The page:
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1 August 2002 THE RELATIONSHIP BETWEEN CONSPECIFIC FERTILIZATION SUCCESS AND REPRODUCTIVE ISOLATION AMONG THREE CONGENERIC SEA URCHINS
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Abstract

Few data are available on the effectiveness of reproductive isolating mechanisms in externally fertilizing taxa. I investigated patterns of conspecific and heterospecific fertilization among three coexisting sea urchin species, Strongylocentrotus droebachiensis, S. franciscanus, and S. purpuratus. In the laboratory, both among and within species, eggs from individual females whose eggs are more easily fertilized by conspecific sperm are also most susceptible to heterospecific fertilization. At one extreme, S. droebachiensis requires an order of magnitude fewer conspecific sperm to fertilize eggs than do the other two species and shows very little distinction between conspecific and heterospecific sperm in no choice experiments. Strongylocentrotus franciscanus has an intermediate susceptibility to fertilization by heterospecific sperm. At the other extreme, S. purpuratus rarely cross-fertilizes. Field observations indicate that S. droebachiensis is often surrounded by heterospecific sea urchins. Genetic analysis of larvae produced during heterospecific spawning events indicate that hybrids are generally produced if male conspecifics are more than 1 m from a spawning female S. droebachiensis. Laboratory cultures indicate that these hybrids suffer high mortality relative to conspecific larvae. Comparisons of reproductive success of S. droebachiensis during single-species and multispecies spawning events indicate that the benefits of producing easily fertilized eggs under conditions of sperm limitation may outweigh the costs of losing some offspring to hybrid fertilization. Patterns of variability in heterospecific fertilization are considered in light of three hypotheses: phylogenetic relatedness, reinforcement selection, and sexual selection.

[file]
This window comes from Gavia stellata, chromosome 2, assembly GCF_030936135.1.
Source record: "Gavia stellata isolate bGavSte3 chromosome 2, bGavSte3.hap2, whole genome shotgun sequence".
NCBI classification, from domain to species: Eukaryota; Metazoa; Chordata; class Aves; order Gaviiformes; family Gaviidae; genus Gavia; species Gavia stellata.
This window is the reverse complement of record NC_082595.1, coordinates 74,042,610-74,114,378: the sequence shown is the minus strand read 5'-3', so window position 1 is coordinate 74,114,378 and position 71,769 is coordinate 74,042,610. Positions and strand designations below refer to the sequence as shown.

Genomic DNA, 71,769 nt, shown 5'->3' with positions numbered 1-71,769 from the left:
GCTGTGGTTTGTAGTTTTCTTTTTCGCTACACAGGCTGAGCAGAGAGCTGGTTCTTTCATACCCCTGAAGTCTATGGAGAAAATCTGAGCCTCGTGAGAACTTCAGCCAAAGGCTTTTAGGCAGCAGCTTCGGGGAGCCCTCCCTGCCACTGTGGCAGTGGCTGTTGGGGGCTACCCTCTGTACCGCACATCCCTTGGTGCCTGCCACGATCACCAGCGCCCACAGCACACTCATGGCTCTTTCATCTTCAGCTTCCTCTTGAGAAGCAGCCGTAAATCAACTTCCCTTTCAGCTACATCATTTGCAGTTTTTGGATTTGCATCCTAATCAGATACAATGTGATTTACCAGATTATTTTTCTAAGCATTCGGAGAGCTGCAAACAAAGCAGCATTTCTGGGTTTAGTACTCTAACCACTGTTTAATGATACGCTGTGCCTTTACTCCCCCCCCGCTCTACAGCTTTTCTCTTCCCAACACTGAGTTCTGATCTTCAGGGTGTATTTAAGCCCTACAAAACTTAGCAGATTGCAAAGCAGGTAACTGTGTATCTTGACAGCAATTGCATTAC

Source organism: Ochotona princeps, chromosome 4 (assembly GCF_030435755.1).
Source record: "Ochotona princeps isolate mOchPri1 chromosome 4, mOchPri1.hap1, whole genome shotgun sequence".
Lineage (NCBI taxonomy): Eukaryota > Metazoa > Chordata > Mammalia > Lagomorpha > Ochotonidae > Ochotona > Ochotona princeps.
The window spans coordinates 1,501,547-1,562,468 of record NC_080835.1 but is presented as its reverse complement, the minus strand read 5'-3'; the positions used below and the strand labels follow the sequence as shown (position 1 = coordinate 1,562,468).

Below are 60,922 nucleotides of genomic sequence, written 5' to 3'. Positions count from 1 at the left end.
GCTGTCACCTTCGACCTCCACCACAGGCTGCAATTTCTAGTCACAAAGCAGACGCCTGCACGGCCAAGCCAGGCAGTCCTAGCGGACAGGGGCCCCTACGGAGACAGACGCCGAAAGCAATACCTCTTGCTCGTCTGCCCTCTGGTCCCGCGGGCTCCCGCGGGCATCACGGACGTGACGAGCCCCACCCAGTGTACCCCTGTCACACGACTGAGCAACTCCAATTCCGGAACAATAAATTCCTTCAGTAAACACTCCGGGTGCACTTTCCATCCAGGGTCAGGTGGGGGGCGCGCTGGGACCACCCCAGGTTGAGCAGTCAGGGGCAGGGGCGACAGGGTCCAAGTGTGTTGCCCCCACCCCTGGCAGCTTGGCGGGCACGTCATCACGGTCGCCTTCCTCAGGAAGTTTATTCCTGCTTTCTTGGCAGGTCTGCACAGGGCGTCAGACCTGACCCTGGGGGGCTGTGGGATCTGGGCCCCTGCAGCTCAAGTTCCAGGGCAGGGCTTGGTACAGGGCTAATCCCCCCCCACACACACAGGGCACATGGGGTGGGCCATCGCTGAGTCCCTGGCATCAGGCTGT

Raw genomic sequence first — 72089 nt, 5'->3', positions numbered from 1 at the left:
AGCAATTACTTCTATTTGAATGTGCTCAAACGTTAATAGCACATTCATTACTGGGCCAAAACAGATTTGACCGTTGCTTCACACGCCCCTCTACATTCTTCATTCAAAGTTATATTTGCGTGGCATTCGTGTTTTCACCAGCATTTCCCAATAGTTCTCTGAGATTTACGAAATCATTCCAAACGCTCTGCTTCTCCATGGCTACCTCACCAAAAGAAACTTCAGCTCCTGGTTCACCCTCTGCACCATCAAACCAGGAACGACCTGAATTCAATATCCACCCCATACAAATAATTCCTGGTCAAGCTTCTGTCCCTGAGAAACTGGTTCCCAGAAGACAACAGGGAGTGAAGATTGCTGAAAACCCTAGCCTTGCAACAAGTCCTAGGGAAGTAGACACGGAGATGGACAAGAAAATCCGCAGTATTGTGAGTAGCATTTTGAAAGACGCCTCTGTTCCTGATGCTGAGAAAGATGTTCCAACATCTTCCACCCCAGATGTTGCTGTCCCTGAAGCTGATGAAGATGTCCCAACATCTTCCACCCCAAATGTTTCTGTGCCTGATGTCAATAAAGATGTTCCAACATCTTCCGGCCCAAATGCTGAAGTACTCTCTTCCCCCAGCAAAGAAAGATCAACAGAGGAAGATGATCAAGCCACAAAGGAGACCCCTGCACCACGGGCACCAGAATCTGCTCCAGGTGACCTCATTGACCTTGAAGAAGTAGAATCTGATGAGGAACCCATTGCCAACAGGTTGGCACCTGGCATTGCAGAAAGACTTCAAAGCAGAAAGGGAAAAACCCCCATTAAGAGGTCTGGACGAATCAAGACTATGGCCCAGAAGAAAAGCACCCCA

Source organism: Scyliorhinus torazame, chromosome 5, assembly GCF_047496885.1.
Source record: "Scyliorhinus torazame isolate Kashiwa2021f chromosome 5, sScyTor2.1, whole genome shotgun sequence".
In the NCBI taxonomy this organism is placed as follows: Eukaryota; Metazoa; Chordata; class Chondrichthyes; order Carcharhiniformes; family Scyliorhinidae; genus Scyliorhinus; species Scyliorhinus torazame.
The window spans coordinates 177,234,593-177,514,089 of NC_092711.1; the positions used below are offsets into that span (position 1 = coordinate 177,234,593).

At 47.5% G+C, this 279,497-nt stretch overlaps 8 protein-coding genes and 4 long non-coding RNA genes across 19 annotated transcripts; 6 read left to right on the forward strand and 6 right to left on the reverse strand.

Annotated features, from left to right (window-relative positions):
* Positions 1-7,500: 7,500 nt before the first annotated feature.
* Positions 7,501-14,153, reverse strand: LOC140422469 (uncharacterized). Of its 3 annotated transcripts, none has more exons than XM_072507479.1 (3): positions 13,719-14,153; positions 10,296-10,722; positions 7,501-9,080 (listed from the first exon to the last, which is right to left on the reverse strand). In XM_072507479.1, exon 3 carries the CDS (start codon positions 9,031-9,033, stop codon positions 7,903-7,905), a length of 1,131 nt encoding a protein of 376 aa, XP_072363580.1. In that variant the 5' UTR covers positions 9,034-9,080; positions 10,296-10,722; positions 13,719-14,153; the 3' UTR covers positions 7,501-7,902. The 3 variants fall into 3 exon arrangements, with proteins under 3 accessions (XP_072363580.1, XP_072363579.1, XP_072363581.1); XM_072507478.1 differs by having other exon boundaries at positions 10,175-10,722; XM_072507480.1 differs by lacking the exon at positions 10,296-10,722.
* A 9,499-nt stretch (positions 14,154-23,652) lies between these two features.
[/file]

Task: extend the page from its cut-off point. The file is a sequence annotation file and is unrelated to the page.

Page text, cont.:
Don R. Levitan "THE RELATIONSHIP BETWEEN CONSPECIFIC FERTILIZATION SUCCESS AND REPRODUCTIVE ISOLATION AMONG THREE CONGENERIC SEA URCHINS," Evolution 56(8), 1599-1609, (1 August 2002). https://doi.org/10.1554/0014-3820(2002)056[1599:TRBCFS]2.0.CO;2
Received: 13 August 2001; Accepted: 17 May 2002; Published: 1 August 2002
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